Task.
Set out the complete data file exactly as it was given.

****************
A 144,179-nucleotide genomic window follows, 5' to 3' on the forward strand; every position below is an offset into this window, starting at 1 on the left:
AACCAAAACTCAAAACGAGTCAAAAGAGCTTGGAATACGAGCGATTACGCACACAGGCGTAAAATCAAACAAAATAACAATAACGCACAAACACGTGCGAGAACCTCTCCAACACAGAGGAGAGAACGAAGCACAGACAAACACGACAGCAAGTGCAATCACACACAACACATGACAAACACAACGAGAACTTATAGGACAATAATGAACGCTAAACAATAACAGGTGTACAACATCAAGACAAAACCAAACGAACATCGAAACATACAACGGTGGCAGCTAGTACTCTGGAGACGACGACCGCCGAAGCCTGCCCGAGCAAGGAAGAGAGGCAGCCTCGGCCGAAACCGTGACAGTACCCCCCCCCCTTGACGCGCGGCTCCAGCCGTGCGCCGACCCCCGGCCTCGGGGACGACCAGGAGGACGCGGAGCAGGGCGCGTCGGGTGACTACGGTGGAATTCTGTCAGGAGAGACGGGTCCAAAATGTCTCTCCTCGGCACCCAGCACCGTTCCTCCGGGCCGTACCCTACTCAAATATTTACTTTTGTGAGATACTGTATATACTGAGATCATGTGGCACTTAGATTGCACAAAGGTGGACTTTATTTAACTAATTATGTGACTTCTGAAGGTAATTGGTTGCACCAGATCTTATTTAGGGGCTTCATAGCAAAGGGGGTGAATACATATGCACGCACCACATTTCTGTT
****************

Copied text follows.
A 144,179-nucleotide genomic window follows, 5' to 3' on the forward strand; every position below is an offset into this window, starting at 1 on the left:
AACCAAAACTCAAAACGAGTCAAAAGAGCTTGGAATACGAGCGATTACGCACACAGGCGTAAAATCAAACAAAATAACAATAACGCACAAACACGTGCGAGAACCTCTCCAACACAGAGGAGAGAACGAAGCACAGACAAACACGACAGCAAGTGCAATCACACACAACACATGACAAACACAACGAGAACTTATAGGACAATAATGAACGCTAAACAATAACAGGTGTACAACATCAAGACAAAACCAAACGAACATCGAAACATACAACGGTGGCAGCTAGTACTCTGGAGACGACGACCGCCGAAGCCTGCCCGAGCAAGGAAGAGAGGCAGCCTCGGCCGAAACCGTGACAGTACCCCCCCCCCTTGACGCGCGGCTCCAGCCGTGCGCCGACCCCCGGCCTCGGGGACGACCAGGAGGACGCGGAGCAGGGCGCGTCGGGTGACTACGGTGGAATTCTGTCAGGAGAGACGGGTCCAAAATGTCTCTCCTCGGCACCCAGCACCGTTCCTCCGGGCCGTACCCTACTCAAATATTTACTTTTGTGAGATACTGTATATACTGAGATCATGTGGCACTTAGATTGCACAAAGGTGGACTTTATTTAACTAATTATGTGACTTCTGAAGGTAATTGGTTGCACCAGATCTTATTTAGGGGCTTCATAGCAAAGGGGGTGAATACATATGCACGCACCACATTTCTGTT